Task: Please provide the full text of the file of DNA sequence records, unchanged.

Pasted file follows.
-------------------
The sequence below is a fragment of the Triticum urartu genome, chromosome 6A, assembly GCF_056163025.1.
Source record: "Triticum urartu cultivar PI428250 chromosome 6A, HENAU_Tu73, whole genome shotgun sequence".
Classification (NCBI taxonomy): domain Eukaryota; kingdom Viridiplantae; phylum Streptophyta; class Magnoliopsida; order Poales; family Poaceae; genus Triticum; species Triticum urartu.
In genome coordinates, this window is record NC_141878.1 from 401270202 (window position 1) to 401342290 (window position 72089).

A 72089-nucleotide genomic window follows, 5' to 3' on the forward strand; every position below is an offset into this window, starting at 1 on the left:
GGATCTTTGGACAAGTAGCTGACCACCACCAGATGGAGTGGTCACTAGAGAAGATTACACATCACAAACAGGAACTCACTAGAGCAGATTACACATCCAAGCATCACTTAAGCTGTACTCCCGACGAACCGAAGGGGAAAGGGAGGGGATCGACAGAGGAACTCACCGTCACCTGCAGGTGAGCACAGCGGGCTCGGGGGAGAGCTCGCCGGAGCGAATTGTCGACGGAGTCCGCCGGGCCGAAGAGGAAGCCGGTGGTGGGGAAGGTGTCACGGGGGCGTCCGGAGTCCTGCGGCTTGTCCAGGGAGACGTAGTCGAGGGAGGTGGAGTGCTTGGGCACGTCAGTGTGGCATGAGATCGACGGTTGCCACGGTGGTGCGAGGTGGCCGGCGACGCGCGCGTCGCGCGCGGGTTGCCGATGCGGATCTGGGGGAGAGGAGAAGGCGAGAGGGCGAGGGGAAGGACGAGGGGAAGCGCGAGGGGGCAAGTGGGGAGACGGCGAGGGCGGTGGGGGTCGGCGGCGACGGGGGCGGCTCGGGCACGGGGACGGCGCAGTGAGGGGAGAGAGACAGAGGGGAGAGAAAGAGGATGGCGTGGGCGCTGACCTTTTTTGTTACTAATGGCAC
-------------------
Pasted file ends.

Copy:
The sequence below is a fragment of the Triticum urartu genome, chromosome 6A, assembly GCF_056163025.1.
Source record: "Triticum urartu cultivar PI428250 chromosome 6A, HENAU_Tu73, whole genome shotgun sequence".
Classification (NCBI taxonomy): domain Eukaryota; kingdom Viridiplantae; phylum Streptophyta; class Magnoliopsida; order Poales; family Poaceae; genus Triticum; species Triticum urartu.
In genome coordinates, this window is record NC_141878.1 from 401270202 (window position 1) to 401342290 (window position 72089).

A 72089-nucleotide genomic window follows, 5' to 3' on the forward strand; every position below is an offset into this window, starting at 1 on the left:
GGATCTTTGGACAAGTAGCTGACCACCACCAGATGGAGTGGTCACTAGAGAAGATTACACATCACAAACAGGAACTCACTAGAGCAGATTACACATCCAAGCATCACTTAAGCTGTACTCCCGACGAACCGAAGGGGAAAGGGAGGGGATCGACAGAGGAACTCACCGTCACCTGCAGGTGAGCACAGCGGGCTCGGGGGAGAGCTCGCCGGAGCGAATTGTCGACGGAGTCCGCCGGGCCGAAGAGGAAGCCGGTGGTGGGGAAGGTGTCACGGGGGCGTCCGGAGTCCTGCGGCTTGTCCAGGGAGACGTAGTCGAGGGAGGTGGAGTGCTTGGGCACGTCAGTGTGGCATGAGATCGACGGTTGCCACGGTGGTGCGAGGTGGCCGGCGACGCGCGCGTCGCGCGCGGGTTGCCGATGCGGATCTGGGGGAGAGGAGAAGGCGAGAGGGCGAGGGGAAGGACGAGGGGAAGCGCGAGGGGGCAAGTGGGGAGACGGCGAGGGCGGTGGGGGTCGGCGGCGACGGGGGCGGCTCGGGCACGGGGACGGCGCAGTGAGGGGAGAGAGACAGAGGGGAGAGAAAGAGGATGGCGTGGGCGCTGACCTTTTTTGTTACTAATGGCAC